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Craving: Chef Adam Goetz delivers upscale comfort food in expanded Hertel space - 8 plates

When Chef Adam Goetz moved from Sample on Allen Street to Craving on Hertel Avenue, everything got bigger. ¶ The former La Dolce Vita space seats more customers, offering 45 spots plus the bar, and a broader patio. Goetz is responsible for the food, while his wife and business partner, Jennifer, handles the rest. They offer lunch, dinner and Sunday brunch. ¶ The plates got bigger, with Goetz ending his focus on bite-sized cuisine in favor of ambitious sandwiches, pizzas, adult-sized entrees and half-portions. ¶ The menu expanded, too. Appetizers are mainly small plate favorites from Sample, with poutine ($11-$15) and chorizo stuffed dates ($7.50), but there’s burrata ($10), and the sandwich lineup includes croque-madames and monsieurs ($8-$8.50) and a banh mi ($9.50).

People were filling up the place as we arrived without reservations early on a weeknight. We got a two-seater in the window, white paper over tablecloth and ordered.

Appetizers were “fried chicken dinner” ($7.75), braised artichokes ($8.50) and a roasted asparagus salad ($9), plus an herbed chicken pizza ($11).

I asked for half orders of ricotta gnocchi ($10) and beef short rib with watermelon panzanella ($20). Cat got the Kurobuta porterhouse special ($27).

The night started right with a crackly crusted piece of juicy chicken breast, drizzled with truffle honey and perched on a mound of cheddary, soft corn grits and sauteed greens. With winning tastes and textures, it was one of the best things on the menu, yet it’s not offered in a larger portion. Order one per fried chicken fan.

The braised artichokes were fork-tender and served over kale that still had fight to it. I warmed to the earth tones coaxed from the artichokes, and wished for more Parmesan broth, but Cat was put off by a bitter aftertaste.

The asparagus salad was field mix fortified with roasted spears, caramelized shiitake mushrooms, shaved Parmesan and lemon dressing. It looked like too much foliage at first, but a toss redistributed the premium ingredients for a satisfying goodies-to-greens ratio, with just enough lemon vinaigrette.

The pizza was decently crispy flatbread with a touch of scorching underneath. Caramelized onions were wet but tasty, a bass note anchoring plentiful gruyere and rosemary-forward chicken breast.

Outstandingly light ricotta gnocchi arrived in a winter coat of browned butter cream with walnuts and more kale. The nuts added welcome crunch, but their added richness made the dish something best enjoyed before hibernation.

A half order of beef short rib is one Flintstones-sized hunk of cow on the bone. It’s like candied pot roast on a stick. Goetz uses a root beer braise and glaze that leaves the big, tender piece of meat crisped at the surface, and meltingly rich inside. It arrived perched atop a heap of panzanella, bread salad, reconfigured with chunks of juicy watermelon, halved cherry tomatoes, house-made croutons and feta cheese.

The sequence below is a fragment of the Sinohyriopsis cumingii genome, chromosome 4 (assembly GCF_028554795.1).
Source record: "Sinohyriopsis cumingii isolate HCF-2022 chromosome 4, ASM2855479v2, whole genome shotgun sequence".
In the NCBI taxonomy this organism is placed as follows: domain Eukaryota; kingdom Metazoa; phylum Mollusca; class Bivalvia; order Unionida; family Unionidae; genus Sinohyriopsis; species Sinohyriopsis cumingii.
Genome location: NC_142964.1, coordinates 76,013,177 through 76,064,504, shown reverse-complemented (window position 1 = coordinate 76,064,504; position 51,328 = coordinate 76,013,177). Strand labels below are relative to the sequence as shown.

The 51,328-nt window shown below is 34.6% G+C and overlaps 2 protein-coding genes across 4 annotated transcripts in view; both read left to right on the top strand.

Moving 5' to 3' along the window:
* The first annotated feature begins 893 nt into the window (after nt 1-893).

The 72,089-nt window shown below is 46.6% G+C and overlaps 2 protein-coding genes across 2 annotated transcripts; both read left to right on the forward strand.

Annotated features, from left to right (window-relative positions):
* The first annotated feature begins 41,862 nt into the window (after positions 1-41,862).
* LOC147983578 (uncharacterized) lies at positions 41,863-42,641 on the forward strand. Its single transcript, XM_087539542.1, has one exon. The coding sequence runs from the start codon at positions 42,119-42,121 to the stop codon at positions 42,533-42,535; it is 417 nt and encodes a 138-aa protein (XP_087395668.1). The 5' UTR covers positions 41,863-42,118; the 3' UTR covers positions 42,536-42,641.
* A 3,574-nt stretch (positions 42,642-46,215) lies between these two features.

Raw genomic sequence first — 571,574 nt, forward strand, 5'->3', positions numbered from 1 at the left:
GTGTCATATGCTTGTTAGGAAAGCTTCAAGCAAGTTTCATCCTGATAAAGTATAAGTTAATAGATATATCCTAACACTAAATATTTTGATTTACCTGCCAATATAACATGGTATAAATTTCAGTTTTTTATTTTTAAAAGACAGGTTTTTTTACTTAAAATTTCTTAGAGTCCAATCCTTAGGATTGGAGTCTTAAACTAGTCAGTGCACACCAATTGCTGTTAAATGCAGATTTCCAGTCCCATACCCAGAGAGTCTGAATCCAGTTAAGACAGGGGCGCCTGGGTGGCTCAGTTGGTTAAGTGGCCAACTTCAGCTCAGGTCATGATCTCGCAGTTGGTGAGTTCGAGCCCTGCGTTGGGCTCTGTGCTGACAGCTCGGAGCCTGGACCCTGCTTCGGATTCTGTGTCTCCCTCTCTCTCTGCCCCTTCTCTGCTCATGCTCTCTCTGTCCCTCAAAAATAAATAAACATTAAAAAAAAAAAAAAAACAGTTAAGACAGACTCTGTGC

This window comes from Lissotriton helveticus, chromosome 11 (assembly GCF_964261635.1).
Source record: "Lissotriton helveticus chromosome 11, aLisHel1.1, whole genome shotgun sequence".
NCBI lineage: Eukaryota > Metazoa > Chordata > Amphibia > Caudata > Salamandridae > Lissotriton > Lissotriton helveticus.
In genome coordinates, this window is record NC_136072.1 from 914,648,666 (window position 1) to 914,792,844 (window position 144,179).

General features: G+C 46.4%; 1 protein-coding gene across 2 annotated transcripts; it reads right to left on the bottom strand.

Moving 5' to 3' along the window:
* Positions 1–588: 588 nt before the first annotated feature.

The watermelon salad, its bread soaking up juice, is an able partner. I didn’t miss mashed potatoes.

Both gnocchi and short rib “small plates” would make a satisfying entree for most appetites.

Cat’s pork chop came pan-seared and caramelized, but it was slightly drier than we like. It came with more well-roasted asparagus, atop a heap of “ginger ale and sweet potato risotto.” The sweetness came through, if not ginger or potato flavor. The rice was properly cooked, creamy but not at all gummy.

For desserts, we had Singer Farms cherries five ways (pickled, wine braised, chocolate cherry sauce, cherry caramel and cherry mascarpone sorbet, $7), and a S’more dessert ($6), house-made Graham cracker and torch-toasted marshmallow, that had become popular at Sample.

Interesting in theory, the cherry treatments were more transformative than elevating, certainly tasty but lacking a big cherry (flavor) bomb. The accompanying ricotta cheesecake was spongy, useful for soaking up caramel.

The S’more was a disappointment. The quarter-inch cracker was too tough for my fork and required knifing ice pick-style. The marshmallow layer, fluffy in earlier incarnations, still bore the toasty torched flavor but was thick, dense and pulled like taffy. My favorite parts of the dessert were throw-ins: peanut caramel brittle and a thimble of dark hot chocolate.

Goetz can deliver elevated American comfort food as well as anybody in town. In his new, bigger surroundings, he’s well on his way to expanding his success.

Craving: 8 plates

Sample chef’s switch to Hertel Avenue comes with bigger place, bigger menu.

WHERE: 1472 Hertel Ave. (883-1675,

HOURS: 11 a.m. to 3 p.m., 5 p.m. to 1 a.m. Monday through Saturday; brunch, 10 a.m. to 3 p.m., dinner 5 to 10 p.m. Sunday.

PRICE RANGE: Sandwiches and salads, $6-$8.50; appetizers, $7.50-$15; entrees, $15-$34.

PARKING: Street.



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